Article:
If there’s one place that brings together Manchester’s proud industrial heritage with all of the advantages of a forward-looking city, it’s Cutting Room Square, right in the middle of Ancoats. Sit in the open air, take in the five giant copper monoliths that look out over the square, and gaze out over the foreground of the converted warehouses and St Peter’s church. On the other side are some of the finest, award-winning places to dine – in Manchester or anywhere. Cutting Room Square’s seamless mix of culture, exquisite dining and rich sense of history makes it the coolest street in the UK’s coolest city (there, we’ve said it).

EAT The original Rudy’s pizza for the city’s most delicious pies, plus warm, welcoming vibes and great people-watching.

DRINK Ales, wine and whiskey at the downright Dickensian Edinburgh Castle. Grab a candlelit nook and put the world to rights.

DO Take in a concert at Hallé St Peters: the converted church that’s now the home of the Hallé Orchestra. Rob Martin, Time Out Manchester

Capel Street, Dublin
Photograph: Dirk Hudson /

22. Capel Street, Dublin

It might be tough to spot Dublin’s coolest street right off the bat, but spend a bit of time here and you’ll discover that the buzz on Capel Street is like no other in the city. You won’t find the glamorous shops of Grafton Street or the tourist-trap pubs of Temple Bar here. Instead you’ll find a whirl of culture and some of the best food in Dublin, usually without any frills: locals know they’re good, so there's no need for fuss. There is genuinely always something new to discover on Capel Street, whether it’s a steamy bowl of authentic pho, a lively Moroccan restaurant with karaoke from noon to night, or brunch at the super-popular Brother Hubbard. Plus the street has recently been pedestrianised, making it the ideal spot for sipping pints in the sun and just generally hanging out.

EAT Corn dogs to Korean fried chicken at secret restaurant White Rabbit, hidden between the aisles at the back of the Super Asia Foods supermarket. This place has mastered Asian street food.

DRINK Something a little different at 1661: Ireland's first poitín bar. Named as Ireland's best cocktail joint in 2019, it’s here that you’ll discover modern twists on an ancient Irish spirit. Not to mention the fact that the atmosphere is electric – it’s great for first dates.

DO Spend a bleary night at Pantibar: the LGBTQ+ hub that’s home to Ireland’s most famous drag queen, Panti. Éadaoin Fitzmaurice

Jumeirah Beach Road, Dubai
Photograph: Shutterstock

23. Jumeirah Beach Road, Dubai

A heady mix of new and OG Dubai, Beach Road (as locals know it) is the city’s backbone. It’s a low-rise strip running parallel to the beach, from Wild Wadi all the way down to the Union House flagpole. Here you’ll find fancy stuff like the Four Seasons, Mandarin Oriental and the Burj Al Arab. But even better are all the quirky old school shawarma shops, bucket-and-spade shacks, random art stores, one-off bakeries, florists, salons and neighbourhood malls. Walk it, cycle it, drive it; this is where you’ll see the city come together.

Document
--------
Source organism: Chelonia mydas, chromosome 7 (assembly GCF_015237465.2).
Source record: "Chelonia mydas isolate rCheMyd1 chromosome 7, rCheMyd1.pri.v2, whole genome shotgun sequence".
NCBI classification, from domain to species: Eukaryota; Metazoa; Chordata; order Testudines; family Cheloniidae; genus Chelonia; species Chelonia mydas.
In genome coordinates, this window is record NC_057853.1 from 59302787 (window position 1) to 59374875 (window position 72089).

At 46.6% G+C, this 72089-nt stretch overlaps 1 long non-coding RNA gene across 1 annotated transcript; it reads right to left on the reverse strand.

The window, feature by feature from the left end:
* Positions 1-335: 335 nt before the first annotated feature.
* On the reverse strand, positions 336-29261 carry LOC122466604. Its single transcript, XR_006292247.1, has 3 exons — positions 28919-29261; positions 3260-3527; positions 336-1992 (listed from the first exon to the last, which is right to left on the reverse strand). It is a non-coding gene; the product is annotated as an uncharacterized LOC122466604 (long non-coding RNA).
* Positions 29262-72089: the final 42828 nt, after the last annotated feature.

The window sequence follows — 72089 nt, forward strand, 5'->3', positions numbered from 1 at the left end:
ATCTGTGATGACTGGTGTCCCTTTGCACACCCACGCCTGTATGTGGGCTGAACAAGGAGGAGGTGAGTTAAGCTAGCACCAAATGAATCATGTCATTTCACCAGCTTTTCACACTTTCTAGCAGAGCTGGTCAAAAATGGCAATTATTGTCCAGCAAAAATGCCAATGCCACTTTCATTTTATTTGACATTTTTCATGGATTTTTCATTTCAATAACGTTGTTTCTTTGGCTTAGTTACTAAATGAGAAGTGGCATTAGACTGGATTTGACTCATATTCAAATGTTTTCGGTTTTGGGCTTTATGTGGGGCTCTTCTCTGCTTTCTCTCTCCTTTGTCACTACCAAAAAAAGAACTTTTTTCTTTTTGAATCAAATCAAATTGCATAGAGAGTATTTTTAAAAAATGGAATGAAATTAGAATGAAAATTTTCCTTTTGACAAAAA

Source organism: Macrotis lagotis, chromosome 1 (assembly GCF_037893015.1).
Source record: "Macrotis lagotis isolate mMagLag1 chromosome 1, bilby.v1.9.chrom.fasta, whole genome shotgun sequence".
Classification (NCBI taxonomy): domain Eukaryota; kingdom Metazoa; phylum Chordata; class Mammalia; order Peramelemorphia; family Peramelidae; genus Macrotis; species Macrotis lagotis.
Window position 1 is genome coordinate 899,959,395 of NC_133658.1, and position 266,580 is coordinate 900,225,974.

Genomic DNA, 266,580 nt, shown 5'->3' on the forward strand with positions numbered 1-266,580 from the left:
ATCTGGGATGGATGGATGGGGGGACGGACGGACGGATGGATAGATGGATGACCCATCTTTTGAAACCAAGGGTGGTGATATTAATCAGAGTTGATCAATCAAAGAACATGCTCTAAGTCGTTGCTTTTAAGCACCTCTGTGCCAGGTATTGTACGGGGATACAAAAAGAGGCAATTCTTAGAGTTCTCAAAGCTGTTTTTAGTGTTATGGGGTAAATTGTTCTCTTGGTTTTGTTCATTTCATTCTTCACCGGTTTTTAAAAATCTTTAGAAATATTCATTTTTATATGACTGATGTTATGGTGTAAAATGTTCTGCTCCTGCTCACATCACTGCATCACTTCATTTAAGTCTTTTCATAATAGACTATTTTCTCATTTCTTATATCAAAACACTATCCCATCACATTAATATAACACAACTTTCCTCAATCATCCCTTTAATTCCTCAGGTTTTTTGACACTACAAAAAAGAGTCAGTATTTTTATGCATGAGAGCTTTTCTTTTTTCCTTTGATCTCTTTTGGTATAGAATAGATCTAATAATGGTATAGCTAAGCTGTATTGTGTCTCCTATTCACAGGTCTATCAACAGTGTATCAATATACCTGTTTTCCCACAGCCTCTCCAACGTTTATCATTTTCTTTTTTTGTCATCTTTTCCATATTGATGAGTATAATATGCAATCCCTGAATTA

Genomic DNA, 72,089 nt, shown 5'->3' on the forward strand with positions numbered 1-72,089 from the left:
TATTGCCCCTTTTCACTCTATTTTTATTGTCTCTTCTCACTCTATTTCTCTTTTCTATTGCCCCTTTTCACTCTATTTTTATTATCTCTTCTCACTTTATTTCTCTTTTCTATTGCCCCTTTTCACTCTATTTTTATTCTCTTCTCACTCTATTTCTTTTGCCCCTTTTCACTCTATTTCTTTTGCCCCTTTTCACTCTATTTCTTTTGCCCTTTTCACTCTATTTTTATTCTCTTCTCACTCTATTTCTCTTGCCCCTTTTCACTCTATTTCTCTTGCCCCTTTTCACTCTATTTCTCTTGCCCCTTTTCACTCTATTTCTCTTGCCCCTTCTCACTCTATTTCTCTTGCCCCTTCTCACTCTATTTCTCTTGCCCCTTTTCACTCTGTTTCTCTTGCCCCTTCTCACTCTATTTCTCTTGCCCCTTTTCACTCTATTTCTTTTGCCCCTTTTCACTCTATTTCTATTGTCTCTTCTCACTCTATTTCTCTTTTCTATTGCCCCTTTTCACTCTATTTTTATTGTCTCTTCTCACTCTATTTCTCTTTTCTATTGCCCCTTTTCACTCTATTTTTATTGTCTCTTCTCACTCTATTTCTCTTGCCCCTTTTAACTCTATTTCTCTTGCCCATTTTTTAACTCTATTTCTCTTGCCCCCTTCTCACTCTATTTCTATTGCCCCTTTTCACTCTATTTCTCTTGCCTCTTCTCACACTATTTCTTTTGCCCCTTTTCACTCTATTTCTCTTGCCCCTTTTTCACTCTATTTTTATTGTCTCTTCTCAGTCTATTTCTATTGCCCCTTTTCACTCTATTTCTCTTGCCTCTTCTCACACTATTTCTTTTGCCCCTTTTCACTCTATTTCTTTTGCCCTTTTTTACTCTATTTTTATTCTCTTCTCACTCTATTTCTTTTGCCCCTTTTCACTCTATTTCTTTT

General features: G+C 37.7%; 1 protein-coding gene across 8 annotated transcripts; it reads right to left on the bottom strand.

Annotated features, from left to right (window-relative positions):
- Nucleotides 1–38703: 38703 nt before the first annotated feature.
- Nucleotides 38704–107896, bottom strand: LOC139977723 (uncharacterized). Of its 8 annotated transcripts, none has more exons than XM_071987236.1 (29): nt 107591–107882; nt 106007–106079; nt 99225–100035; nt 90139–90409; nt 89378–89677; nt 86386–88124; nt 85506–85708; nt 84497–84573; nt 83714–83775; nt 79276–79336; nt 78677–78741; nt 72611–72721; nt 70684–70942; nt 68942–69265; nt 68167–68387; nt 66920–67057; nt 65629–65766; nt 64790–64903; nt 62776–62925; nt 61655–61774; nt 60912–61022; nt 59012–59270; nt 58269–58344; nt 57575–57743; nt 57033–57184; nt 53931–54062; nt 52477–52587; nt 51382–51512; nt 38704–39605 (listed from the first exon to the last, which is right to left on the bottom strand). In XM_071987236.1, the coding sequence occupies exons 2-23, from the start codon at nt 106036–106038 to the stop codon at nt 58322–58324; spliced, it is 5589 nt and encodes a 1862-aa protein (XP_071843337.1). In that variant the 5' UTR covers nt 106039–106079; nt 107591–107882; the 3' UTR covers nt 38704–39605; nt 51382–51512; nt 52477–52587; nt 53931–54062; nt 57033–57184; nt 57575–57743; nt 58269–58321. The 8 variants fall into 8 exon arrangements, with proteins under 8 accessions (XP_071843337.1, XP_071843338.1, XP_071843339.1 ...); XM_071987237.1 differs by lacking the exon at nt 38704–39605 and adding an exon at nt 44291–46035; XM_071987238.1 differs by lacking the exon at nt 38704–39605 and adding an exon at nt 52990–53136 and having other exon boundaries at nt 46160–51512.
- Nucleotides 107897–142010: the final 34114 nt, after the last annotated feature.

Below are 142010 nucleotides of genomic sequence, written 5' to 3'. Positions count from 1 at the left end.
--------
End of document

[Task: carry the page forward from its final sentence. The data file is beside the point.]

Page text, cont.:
DRINK Bottomless high tea at Tania’s Tea House: a place for healthy brekkies paired with cupcakes that practically groan under their own frosting.

DO Explore Mercato Mall, where a modern high street combines with some really cool eateries. If visiting in the summer, be sure to ride the enormous free slide that replaces one of the escalators.

EAT Japanese food at Mimi Kakushi. On the grounds of the Four Seasons Resort Dubai at Jumeirah Beach, this place won Time Out Dubai’s Restaurant of the Year 2022 accolade for its fab combo of incredible food, adventurous drinks and come-as-you-are cool vibes. Louise Charlesworth, Time Out Dubai

Enmore Road, Sydney
Photograph: Cassandra Hannagan

24. Enmore Road, Sydney

While King Street claims a lot of the glory, the other main artery of Sydney’s Newtown neighbourhood – joining it up with Enmore and Marrickville – is a haven of excellent restaurants, bars and pubs and boutiques. The local ‘weird is welcome’ edge is very much in evidence here, with the action centred around the historic Enmore Theatre: an art deco landmark-turned-legendary culture hub with serious cred for live music and comedy gigs. While some of the portals to the street’s old character have succumbed to shiny new fit-outs (RIP, Sly Fox Hotel) there are still remnants of Enmore Road’s rough-’n’-ready, laid-back charm and inclusive spirit. And if you manage to eat your way through every single place to grab a bite on this strip, we’ll be very impressed.

EAT Risotto with aged pecorino and native desert lime at Osteria di Russo & Russo. It says a lot about a Sydney restaurant if it's been pumping since 2013, and this unassuming and tiny Italian(ish) mainstay has been playing with traditional Italian dishes and giving them a very Australian spin for nearly a decade now.

DRINK The most classic of classic cocktails, the Martini, in a seriously un-classic way at Bar Planet. Mouthful Martinis are poured from a great height directly, well, where you’d expect. This psychedelic dive bar owned by Sydney hospo royalty also has its own Infinite Spirit, which is like a sourdough starter for booze, continually spiked with in-season produce.

BUY Your kicks, and a massive hit of Americana, at Route 66. Many a cowboy boot-clad scallywag has entered this boutique on the hunt for a perfectly aged Creedence tee or a frilly rockabilly dress. Maxim Boon, Time Out Sydney